You may have watched the recent special on CNN called “Black in America”. The program highlighted a variety of triumphs and tragedies surrounding the present status of the African American. While attempting to not be cynical, I came away with the feeling of “tell me something I don’t already know.” I am sure there are segments of our population where the program will elicit reactions of shock and surprise. But issues of race, poverty, housing, crime, employment and opportunity are not strangers to many of us who live and work in Black America. There is one area where all of these issues coalesce to have an often times tragic result. We call it foster care.
In Los Angeles County approximately 84% of children in foster care are African American or Latino. African Americans represent 13% of the population in Los Angeles and a staggering 34% of children in foster care. Statistics show that African American children are placed in foster care sooner and stay longer than Caucasian children. In a recent study titled “Overrepresentation of Minority Children: How the Child Welfare System Is Responding” several reasons were cited for the overrepresentation of African American children in foster care.
Poverty. Poverty and poverty-related circumstances are major contributors to the overrepresentation of minority children.
Visibility. Poor families are more likely to use public services such as public health clinics and receive Temporary Assistance for Needy Families (TANF), making any problems they may be experiencing more visible to the community.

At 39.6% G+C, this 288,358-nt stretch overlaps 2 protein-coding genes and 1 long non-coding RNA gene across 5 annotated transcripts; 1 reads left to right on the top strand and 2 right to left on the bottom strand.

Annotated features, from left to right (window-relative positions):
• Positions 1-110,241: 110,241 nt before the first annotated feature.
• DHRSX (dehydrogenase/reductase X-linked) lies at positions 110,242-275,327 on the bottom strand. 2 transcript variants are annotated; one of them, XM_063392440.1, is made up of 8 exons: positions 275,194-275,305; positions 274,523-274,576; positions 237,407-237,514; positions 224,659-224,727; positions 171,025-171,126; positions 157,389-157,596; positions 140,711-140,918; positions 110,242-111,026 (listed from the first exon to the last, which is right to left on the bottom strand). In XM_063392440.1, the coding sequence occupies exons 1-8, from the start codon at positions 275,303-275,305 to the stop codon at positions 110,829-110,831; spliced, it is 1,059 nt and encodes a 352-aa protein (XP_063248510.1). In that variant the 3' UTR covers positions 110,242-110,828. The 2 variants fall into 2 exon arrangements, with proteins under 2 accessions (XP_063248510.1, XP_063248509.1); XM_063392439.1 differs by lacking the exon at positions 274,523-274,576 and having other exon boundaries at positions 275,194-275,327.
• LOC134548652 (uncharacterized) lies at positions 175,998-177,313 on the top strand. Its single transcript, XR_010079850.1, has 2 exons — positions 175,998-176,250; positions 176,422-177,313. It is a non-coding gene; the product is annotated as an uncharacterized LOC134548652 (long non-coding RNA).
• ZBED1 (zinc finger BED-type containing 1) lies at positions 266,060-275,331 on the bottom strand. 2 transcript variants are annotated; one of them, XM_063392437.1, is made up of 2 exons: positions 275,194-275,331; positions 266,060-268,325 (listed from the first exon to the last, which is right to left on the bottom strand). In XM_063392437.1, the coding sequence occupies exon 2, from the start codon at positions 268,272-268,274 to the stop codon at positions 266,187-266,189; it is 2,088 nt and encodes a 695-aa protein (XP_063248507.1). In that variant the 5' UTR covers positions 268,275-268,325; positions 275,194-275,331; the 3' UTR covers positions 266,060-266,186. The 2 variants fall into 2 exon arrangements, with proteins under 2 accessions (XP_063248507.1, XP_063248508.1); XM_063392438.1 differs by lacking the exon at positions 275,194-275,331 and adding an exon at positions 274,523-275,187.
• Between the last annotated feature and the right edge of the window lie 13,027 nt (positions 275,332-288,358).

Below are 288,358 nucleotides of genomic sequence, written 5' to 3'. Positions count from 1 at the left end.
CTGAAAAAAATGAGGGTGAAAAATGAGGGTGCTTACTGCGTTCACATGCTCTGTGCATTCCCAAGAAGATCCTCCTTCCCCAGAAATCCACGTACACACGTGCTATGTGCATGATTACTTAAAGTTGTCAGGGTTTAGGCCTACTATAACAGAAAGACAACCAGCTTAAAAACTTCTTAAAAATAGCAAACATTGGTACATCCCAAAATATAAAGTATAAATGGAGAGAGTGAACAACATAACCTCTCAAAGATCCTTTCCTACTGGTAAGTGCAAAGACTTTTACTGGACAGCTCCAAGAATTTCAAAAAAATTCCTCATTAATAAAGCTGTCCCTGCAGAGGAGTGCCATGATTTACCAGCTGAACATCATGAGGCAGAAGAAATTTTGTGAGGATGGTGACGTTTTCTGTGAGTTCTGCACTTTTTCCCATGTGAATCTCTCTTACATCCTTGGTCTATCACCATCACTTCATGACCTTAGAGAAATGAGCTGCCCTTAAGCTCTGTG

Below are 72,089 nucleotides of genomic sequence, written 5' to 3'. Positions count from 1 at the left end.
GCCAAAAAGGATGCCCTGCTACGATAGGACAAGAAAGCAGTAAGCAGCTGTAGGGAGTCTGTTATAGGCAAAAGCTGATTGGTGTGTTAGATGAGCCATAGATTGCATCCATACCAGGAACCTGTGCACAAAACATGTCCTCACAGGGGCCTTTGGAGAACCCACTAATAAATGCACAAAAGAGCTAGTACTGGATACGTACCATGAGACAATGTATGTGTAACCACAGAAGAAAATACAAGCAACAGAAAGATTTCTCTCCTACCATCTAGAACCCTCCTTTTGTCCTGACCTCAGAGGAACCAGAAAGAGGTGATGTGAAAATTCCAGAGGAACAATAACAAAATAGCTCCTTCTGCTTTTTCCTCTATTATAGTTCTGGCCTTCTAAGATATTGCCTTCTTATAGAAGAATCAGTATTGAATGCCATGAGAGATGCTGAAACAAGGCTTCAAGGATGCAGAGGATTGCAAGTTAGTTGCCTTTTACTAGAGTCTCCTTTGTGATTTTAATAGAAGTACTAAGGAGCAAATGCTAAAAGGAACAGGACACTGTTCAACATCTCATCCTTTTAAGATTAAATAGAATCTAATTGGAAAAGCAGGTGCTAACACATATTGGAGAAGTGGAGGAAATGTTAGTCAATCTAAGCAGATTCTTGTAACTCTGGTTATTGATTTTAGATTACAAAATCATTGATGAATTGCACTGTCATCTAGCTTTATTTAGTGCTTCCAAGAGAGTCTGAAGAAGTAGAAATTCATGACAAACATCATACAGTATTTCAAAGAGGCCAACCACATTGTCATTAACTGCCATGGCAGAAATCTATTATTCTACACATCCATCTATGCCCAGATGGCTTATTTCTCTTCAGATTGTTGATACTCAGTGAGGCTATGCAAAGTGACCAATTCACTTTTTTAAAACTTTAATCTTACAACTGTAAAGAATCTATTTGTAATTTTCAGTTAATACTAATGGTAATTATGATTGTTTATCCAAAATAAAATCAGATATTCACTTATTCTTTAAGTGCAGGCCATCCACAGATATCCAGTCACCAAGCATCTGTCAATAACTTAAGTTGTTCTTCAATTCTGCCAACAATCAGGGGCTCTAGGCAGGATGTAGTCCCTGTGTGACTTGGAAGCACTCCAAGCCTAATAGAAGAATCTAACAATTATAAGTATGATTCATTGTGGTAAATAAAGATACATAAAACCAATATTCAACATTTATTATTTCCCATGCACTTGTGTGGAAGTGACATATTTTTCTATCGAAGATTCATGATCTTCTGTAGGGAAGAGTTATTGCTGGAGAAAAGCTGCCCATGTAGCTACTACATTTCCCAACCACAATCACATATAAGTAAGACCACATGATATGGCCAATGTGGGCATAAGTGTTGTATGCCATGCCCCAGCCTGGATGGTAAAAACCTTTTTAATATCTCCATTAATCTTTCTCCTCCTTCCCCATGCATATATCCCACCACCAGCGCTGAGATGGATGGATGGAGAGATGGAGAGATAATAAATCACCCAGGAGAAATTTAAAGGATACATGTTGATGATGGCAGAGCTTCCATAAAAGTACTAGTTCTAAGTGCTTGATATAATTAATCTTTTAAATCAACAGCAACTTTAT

Over reporting. Some felt that disproportionality is the result of discriminatory practices within society; specifically, school and hospital personnel report minority parents for child abuse and neglect more frequently than non-minority parents.
Lack of experience with other cultures. Many of those interviewed felt that lack of understanding of the cultural norms of minority populations, along with racial bias, often interfered with good decision-making on the part of the case workers.
Systems are only as efficient as the people who implement them. When we are looking at a public agency where thousands of people are employed, I would suggest that consistent quality and accountability are a major challenge. When children and families are involved, errors in judgment could have life changing results. The legacy of overrepresentation means thousands of African American children living in poverty are at risk of becoming dependent on child welfare and other social service systems. Accountability goes both ways. As individuals we need to examine the parenting practices that lead children to become adults with poor decision making skills. Sometimes the “old ways” are not the best ways to raise a child in today’s society. When we talk about moving African American families from poverty to prosperity, foster care and systems that support it must be reexamined to insure that safety, fairness and equity are guiding principles.
– Andrew Henderson, M.S. is executive director of Families for Children, Inc. He can be reached at (323) 750-5855 ext.102.